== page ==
My CPA recommended I start an SEP (Simplified Employee Pension – https://en.wikipedia.org/wiki/SEP-IRA). It allows you to save up to 25% of your net profit, but you can’t exceed $50,000 no matter what your profit is. The $50,000 was the limit in 2012; the limit for 2019 is $56,000. The limit increases about $1000 per year. So, back to 2012, ~$200,000 in profit meant I could save $50,000 and only pay taxes on $150,000 — that’s a pretty good deal.
Now, while I was starting to save money, obviously still spending $150,000 is not a good plan for achieving FIRE, but remember, I wasn’t even aware of the FIRE concept in 2012. There was more tweaking in the future, but this post is about me finding my why.
More Motivation (and Finding My Why)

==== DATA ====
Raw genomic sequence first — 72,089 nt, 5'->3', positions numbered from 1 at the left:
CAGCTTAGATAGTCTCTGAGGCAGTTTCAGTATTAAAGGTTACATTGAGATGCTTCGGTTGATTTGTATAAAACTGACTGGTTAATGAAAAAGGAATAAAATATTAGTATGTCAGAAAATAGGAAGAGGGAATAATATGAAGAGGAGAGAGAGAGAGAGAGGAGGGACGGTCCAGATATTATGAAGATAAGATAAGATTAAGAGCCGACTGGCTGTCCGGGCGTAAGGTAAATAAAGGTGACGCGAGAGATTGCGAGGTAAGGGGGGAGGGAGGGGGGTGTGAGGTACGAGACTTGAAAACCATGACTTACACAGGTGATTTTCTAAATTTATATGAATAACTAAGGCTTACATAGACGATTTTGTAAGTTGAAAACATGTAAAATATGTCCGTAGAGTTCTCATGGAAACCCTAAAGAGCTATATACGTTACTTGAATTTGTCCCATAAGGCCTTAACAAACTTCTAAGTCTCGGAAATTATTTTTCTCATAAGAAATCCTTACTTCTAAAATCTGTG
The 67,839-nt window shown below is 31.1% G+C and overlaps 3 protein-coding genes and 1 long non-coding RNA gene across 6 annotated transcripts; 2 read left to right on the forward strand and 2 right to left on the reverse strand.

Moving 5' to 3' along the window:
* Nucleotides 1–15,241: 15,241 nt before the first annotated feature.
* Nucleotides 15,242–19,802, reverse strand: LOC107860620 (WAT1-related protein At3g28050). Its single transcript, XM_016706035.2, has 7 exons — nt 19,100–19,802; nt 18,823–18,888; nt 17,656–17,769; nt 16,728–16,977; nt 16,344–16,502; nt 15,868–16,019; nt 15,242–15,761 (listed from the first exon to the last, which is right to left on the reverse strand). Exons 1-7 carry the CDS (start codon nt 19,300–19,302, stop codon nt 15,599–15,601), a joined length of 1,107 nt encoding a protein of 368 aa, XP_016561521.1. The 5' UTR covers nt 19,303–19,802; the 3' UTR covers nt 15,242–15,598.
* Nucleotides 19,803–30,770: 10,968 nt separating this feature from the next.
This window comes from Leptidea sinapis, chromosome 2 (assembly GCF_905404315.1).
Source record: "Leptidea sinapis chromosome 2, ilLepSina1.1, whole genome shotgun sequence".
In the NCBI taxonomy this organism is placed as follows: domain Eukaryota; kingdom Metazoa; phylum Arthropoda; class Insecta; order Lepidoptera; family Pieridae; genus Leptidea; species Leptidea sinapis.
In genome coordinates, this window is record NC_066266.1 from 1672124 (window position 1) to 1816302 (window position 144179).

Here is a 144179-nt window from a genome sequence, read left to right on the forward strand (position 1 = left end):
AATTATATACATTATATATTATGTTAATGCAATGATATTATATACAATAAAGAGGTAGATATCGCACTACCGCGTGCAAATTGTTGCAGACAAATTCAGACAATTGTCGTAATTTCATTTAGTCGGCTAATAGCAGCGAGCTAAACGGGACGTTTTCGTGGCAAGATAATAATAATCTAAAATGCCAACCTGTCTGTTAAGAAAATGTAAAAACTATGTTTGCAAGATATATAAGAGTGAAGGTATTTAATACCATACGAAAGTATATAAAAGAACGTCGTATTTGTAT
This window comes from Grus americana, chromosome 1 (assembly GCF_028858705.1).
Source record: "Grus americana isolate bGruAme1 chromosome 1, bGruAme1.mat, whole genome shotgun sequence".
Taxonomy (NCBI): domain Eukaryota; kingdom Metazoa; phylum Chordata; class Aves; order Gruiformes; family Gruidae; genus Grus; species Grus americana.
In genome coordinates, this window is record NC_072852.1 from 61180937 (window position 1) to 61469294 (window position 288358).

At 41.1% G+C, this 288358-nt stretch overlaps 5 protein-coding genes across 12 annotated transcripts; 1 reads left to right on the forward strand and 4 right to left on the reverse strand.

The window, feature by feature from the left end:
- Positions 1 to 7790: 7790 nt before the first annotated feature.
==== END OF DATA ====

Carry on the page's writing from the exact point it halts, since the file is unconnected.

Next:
One other key motivator for me to save around that time was being unsure of how long my software business might last. Let me explain further. I created what’s called “add-on software” for an existing market. If that existing market were to go away, I’d be in trouble. Well, from about 2010 to 2013, it appeared that existing market might go away in a few years, and even if it stuck around, it was going to face some stiff competition (the competition was from Microsoft). I got really concerned that I’m making $200,000+ a year now (2012), but how long will it last? What if I only have 5 good years and then it starts going away? I’ve gotta save something. I’ve gotta have something to show for all my years of work!